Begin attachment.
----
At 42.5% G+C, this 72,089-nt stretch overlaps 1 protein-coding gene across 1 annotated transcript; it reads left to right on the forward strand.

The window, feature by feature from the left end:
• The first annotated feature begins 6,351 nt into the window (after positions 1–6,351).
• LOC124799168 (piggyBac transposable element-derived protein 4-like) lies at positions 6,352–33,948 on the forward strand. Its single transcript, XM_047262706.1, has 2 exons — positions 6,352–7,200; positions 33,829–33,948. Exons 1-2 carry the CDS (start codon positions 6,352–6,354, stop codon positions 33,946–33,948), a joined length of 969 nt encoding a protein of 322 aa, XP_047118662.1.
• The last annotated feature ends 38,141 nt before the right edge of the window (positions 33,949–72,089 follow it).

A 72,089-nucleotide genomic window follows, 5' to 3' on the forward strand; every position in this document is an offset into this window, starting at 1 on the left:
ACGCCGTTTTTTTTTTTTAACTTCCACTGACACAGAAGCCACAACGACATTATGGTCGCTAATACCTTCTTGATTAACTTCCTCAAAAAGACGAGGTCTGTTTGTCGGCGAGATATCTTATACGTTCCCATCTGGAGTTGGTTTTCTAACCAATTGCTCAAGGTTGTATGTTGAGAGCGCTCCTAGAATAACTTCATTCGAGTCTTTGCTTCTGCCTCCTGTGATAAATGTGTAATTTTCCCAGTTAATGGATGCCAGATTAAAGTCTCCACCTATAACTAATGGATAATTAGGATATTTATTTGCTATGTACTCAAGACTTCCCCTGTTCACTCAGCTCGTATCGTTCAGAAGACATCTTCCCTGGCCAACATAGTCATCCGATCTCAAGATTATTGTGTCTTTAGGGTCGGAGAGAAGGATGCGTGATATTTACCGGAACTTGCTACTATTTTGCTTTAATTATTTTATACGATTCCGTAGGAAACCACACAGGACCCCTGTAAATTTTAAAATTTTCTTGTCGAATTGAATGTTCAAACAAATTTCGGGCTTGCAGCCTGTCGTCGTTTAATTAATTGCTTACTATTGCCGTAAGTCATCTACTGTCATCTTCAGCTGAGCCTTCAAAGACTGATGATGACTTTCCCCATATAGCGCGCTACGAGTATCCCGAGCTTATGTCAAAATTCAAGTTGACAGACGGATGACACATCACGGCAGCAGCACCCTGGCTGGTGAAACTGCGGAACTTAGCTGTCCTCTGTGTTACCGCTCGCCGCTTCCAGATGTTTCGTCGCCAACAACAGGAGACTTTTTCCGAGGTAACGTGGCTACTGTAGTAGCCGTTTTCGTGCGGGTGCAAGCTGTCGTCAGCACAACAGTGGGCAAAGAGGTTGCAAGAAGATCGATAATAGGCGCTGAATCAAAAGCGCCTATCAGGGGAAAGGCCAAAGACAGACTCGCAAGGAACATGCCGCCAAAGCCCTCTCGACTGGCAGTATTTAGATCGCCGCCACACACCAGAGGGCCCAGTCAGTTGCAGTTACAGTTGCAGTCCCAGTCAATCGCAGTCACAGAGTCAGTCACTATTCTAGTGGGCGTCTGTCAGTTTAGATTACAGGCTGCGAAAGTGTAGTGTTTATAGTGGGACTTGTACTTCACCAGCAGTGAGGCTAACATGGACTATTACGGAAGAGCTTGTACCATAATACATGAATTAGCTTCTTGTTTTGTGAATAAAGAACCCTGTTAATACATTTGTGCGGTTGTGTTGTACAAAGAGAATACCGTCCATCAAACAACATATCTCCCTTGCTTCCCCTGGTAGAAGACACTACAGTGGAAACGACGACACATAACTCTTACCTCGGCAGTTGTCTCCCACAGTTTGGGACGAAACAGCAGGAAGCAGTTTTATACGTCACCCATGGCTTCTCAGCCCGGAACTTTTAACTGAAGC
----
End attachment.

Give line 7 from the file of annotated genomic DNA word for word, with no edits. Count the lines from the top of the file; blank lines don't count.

ACGCCGTTTTTTTTTTTTAACTTCCACTGACACAGAAGCCACAACGACATTATGGTCGCTAATACCTTCTTGATTAACTTCCTCAAAAAGACGAGGTCTGTTTGTCGGCGAGATATCTTATACGTTCCCATCTGGAGTTGGTTTTCTAACCAATTGCTCAAGGTTGTATGTTGAGAGCGCTCCTAGAATAACTTCATTCGAGTCTTTGCTTCTGCCTCCTGTGATAAATGTGTAATTTTCCCAGTTAATGGATGCCAGATTAAAGTCTCCACCTATAACTAATGGATAATTAGGATATTTATTTGCTATGTACTCAAGACTTCCCCTGTTCACTCAGCTCGTATCGTTCAGAAGACATCTTCCCTGGCCAACATAGTCATCCGATCTCAAGATTATTGTGTCTTTAGGGTCGGAGAGAAGGATGCGTGATATTTACCGGAACTTGCTACTATTTTGCTTTAATTATTTTATACGATTCCGTAGGAAACCACACAGGACCCCTGTAAATTTTAAAATTTTCTTGTCGAATTGAATGTTCAAACAAATTTCGGGCTTGCAGCCTGTCGTCGTTTAATTAATTGCTTACTATTGCCGTAAGTCATCTACTGTCATCTTCAGCTGAGCCTTCAAAGACTGATGATGACTTTCCCCATATAGCGCGCTACGAGTATCCCGAGCTTATGTCAAAATTCAAGTTGACAGACGGATGACACATCACGGCAGCAGCACCCTGGCTGGTGAAACTGCGGAACTTAGCTGTCCTCTGTGTTACCGCTCGCCGCTTCCAGATGTTTCGTCGCCAACAACAGGAGACTTTTTCCGAGGTAACGTGGCTACTGTAGTAGCCGTTTTCGTGCGGGTGCAAGCTGTCGTCAGCACAACAGTGGGCAAAGAGGTTGCAAGAAGATCGATAATAGGCGCTGAATCAAAAGCGCCTATCAGGGGAAAGGCCAAAGACAGACTCGCAAGGAACATGCCGCCAAAGCCCTCTCGACTGGCAGTATTTAGATCGCCGCCACACACCAGAGGGCCCAGTCAGTTGCAGTTACAGTTGCAGTCCCAGTCAATCGCAGTCACAGAGTCAGTCACTATTCTAGTGGGCGTCTGTCAGTTTAGATTACAGGCTGCGAAAGTGTAGTGTTTATAGTGGGACTTGTACTTCACCAGCAGTGAGGCTAACATGGACTATTACGGAAGAGCTTGTACCATAATACATGAATTAGCTTCTTGTTTTGTGAATAAAGAACCCTGTTAATACATTTGTGCGGTTGTGTTGTACAAAGAGAATACCGTCCATCAAACAACATATCTCCCTTGCTTCCCCTGGTAGAAGACACTACAGTGGAAACGACGACACATAACTCTTACCTCGGCAGTTGTCTCCCACAGTTTGGGACGAAACAGCAGGAAGCAGTTTTATACGTCACCCATGGCTTCTCAGCCCGGAACTTTTAACTGAAGC